Table of Contents[Hide][Show] Once I stumbled across some comments on an older blog post about letting kids help in the kitchen. Commenters insisted that they would never let their kids use knives, or would limit them to only butter knives or dull cutting utensils until at least age twelve. Different strokes for different folks and all that,
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Once I stumbled across some comments on an older blog post about letting kids help in the kitchen. Commenters insisted that they would never let their kids use knives, or would limit them to only butter knives or dull cutting utensils until at least age twelve.
Different strokes for different folks and all that, but my kids have been using a variety of knives and learning to cook since they were toddlers. In my view, kids can learn valuable lessons when allowed to take risks.
Of course, parental judgment is good and necessary. But what if we prepared kids with skills and safe limits rather than saying “no”?
Is It Safe for Kids to Learn Knife Skills?
I must confess, I used to err very much on the side of caution when it came to kids and knives, until I started finding research that delaying a child’s ability to learn to use sharp objects like knives can actually interfere with their psychological development and is akin to “delaying potty training until school age.”
What was that?
I was surprised too, but after some research and careful trial with my research team (aka my kids) in our lab (aka my kitchen), I have to agree that not only are kids capable of using “real knives” at a much younger age than I expected but that there do seem to be some psychological benefits as well.
Knives = Bad, TV = Safe?
This is the other surprising disconnect that I’ve noticed in recent years that has become more and more apparent… we shelter our children from important real life skills that have a small element of danger (like using a knife safely, climbing trees, playing outside by themselves, or riding a bike to the park) but give them easy access to “safe” things that are proven to be very harmful developmentally (like too much screen time, a sedentary lifestyle, etc).
Our kids can work an iPad like a pro but not use a kitchen knife (except for that they probably can, we just don’t let them). They can dominate at Candy Crush but can’t do common household tasks like mopping a floor, loading a dishwasher, and doing laundry.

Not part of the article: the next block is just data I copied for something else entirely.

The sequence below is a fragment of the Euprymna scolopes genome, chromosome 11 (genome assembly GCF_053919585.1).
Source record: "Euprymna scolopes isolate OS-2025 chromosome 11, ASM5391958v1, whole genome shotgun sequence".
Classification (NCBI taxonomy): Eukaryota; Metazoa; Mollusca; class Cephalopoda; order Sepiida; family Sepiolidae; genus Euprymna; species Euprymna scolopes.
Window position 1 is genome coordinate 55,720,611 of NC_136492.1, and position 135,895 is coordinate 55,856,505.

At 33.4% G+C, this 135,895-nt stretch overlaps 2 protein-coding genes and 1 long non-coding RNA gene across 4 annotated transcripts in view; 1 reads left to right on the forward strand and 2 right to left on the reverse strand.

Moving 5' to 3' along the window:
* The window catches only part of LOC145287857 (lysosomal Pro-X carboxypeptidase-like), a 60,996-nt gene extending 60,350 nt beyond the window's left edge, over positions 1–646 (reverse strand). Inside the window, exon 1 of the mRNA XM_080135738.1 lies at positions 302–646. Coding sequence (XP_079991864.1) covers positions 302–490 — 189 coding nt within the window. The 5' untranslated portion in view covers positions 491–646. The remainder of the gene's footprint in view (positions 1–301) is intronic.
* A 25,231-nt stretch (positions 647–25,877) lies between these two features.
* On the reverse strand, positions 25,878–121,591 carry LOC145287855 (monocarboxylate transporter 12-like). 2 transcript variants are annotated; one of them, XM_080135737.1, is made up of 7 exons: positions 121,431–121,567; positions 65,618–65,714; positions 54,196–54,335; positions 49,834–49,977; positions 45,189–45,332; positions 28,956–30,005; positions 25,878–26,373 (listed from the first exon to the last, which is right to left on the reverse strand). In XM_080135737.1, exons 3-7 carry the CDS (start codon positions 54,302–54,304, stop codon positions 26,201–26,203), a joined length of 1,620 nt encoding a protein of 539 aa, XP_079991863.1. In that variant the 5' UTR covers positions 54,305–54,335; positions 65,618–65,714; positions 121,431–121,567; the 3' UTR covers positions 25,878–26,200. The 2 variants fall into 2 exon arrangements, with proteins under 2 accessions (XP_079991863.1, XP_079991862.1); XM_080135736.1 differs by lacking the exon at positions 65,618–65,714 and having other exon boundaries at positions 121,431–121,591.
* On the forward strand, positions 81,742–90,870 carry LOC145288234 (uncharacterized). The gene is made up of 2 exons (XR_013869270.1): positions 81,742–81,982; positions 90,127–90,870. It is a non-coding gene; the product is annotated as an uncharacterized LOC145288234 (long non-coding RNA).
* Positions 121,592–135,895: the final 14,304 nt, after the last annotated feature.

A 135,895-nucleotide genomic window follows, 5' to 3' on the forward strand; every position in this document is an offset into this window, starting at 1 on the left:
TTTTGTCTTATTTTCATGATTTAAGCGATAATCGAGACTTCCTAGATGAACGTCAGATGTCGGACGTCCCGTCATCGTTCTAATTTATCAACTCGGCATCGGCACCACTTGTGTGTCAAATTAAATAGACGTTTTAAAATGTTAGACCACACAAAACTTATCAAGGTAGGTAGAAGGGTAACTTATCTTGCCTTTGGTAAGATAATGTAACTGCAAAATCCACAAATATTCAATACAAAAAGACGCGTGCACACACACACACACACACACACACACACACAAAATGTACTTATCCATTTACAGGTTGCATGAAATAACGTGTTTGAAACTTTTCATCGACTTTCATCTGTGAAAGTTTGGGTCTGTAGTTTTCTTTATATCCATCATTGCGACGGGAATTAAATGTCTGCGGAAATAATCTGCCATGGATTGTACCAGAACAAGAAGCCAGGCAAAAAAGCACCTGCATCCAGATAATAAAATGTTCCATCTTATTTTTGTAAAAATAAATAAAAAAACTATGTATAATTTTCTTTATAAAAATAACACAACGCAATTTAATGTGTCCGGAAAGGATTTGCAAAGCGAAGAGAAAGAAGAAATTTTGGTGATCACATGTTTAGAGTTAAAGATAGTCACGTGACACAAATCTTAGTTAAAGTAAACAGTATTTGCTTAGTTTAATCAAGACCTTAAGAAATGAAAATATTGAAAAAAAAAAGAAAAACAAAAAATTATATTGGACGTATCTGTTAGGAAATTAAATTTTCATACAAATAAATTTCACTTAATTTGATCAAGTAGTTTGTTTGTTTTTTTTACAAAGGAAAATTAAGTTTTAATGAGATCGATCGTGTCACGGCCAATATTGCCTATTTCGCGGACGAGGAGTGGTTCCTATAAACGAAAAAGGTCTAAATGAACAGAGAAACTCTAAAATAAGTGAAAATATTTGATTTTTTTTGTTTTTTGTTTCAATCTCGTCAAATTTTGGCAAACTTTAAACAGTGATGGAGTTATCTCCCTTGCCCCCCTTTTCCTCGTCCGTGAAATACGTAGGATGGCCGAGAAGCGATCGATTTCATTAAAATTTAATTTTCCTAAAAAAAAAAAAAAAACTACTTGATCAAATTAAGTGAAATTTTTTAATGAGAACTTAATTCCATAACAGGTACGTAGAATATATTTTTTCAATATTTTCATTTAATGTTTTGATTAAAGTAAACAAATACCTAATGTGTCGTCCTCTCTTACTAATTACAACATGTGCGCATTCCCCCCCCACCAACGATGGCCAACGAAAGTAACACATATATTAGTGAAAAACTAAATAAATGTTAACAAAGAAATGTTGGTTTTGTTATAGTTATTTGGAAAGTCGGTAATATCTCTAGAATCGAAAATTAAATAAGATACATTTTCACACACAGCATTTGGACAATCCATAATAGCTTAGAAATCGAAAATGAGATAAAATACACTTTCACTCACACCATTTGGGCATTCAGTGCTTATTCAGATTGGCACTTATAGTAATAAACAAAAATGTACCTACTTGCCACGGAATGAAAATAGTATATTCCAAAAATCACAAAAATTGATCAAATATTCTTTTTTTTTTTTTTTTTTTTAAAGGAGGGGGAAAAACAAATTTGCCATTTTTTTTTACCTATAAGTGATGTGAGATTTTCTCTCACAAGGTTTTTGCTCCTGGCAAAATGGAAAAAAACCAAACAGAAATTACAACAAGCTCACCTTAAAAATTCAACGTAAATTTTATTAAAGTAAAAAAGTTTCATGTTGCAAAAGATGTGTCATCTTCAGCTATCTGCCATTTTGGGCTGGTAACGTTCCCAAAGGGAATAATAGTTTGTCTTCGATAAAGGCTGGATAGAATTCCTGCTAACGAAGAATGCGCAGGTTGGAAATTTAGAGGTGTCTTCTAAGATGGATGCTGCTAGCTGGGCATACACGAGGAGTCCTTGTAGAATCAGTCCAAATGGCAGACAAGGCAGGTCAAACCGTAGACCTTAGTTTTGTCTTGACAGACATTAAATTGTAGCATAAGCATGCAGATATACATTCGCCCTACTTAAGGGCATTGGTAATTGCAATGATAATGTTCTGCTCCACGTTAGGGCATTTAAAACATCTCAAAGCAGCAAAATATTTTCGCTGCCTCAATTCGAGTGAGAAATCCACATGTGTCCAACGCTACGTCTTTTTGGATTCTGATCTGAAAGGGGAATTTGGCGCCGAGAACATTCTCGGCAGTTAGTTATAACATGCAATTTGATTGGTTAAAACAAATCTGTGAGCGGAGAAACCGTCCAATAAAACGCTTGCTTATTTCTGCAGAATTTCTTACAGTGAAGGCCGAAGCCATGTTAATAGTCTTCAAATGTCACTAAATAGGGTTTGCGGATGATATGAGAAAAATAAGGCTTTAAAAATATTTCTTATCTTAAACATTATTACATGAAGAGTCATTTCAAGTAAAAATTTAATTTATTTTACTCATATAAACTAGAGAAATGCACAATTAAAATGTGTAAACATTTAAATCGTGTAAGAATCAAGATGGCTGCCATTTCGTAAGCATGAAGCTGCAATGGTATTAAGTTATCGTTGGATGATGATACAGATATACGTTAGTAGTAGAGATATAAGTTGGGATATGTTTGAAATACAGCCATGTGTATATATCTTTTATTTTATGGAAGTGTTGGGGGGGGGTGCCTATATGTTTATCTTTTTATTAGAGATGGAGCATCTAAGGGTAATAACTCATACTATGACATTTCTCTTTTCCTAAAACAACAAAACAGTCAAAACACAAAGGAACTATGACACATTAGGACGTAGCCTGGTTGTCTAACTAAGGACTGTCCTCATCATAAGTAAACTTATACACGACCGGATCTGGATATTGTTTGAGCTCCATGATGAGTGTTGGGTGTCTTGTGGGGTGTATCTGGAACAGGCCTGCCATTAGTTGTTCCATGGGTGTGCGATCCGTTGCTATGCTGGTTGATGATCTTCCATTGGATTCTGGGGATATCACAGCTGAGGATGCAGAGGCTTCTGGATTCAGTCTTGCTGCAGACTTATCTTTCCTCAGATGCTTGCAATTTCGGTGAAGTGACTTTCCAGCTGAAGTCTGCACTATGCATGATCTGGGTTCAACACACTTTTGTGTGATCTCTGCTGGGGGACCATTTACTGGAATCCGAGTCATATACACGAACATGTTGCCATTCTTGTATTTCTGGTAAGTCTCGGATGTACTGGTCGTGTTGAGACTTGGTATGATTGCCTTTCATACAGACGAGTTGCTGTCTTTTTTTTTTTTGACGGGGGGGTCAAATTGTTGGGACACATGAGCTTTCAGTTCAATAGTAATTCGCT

We limit kids from any task where they could get hurt, make a mess, or that we could “do more quickly.” Then we wonder why they balk when we eventually expect them to help out and why they lack the desire to do these things themselves.
Benefits of Letting Kids Use Knives
As parents, it is easy to see knives as a dangerous object just waiting to remove the finger/hand/arm of our children or lead them to certain impalement, but objectively, a knife is just a common and very useful kitchen tool. Yes, it can lead to harm if used incorrectly, but then so can a stove, oven, spiral slicer, vegetable peeler, or broom handle in the wrong hands.
On the flip side, a kitchen knife (and other common tools that we often shield a child from) doesn’t just represent a kitchen tool, but a step on the road to independence.
As parents, we have to ask at the end of the day: is our real job is to keep our children “safe” at all times or to raise them to be independent and capable adults? I’d argue the latter.
In fact, in many parts of the world, children are routinely allowed to interact with “dangerous” tools such as knives, hammers, mortars and pestles, and others from as young as age 2 (and even younger in some places!).
Learning Risk Assessment and Independence
This may seem like blanket heresy in our overprotective society, but hear me out…
Exposing children to situations that teach them at a young age to gauge risk accurately actually helps protect them in the long run. Children learn by trying (and sometimes failing) just how far they can jump, how to fall safely, and how to use tools (like knives) correctly.
Yes, there will be skinned knees and small cuts along the way (what child hasn’t fallen down and gotten hurt when learning to walk?), but we all managed to survive the horrors of a skinned knee and our children can too. More importantly, they need these experiences to teach them independence and resilience and that minor setbacks aren’t the end of the world.
From the article, “American Parents Have Got It All Backwards”:
Ellen Hansen Sandseter, a Norwegian researcher at Queen Maud University in Norway, has found in her research that the relaxed approach to risk-taking and safety actually keeps our children safer by honing their judgment about what they’re capable of. Children are drawn to the things we parents fear: high places, water, wandering far away, dangerous sharp tools. Our instinct is to keep them safe by childproofing their lives. But “the most important safety protection you can give a child,” Sandseter explained when we talked, “is to let them take… risks.”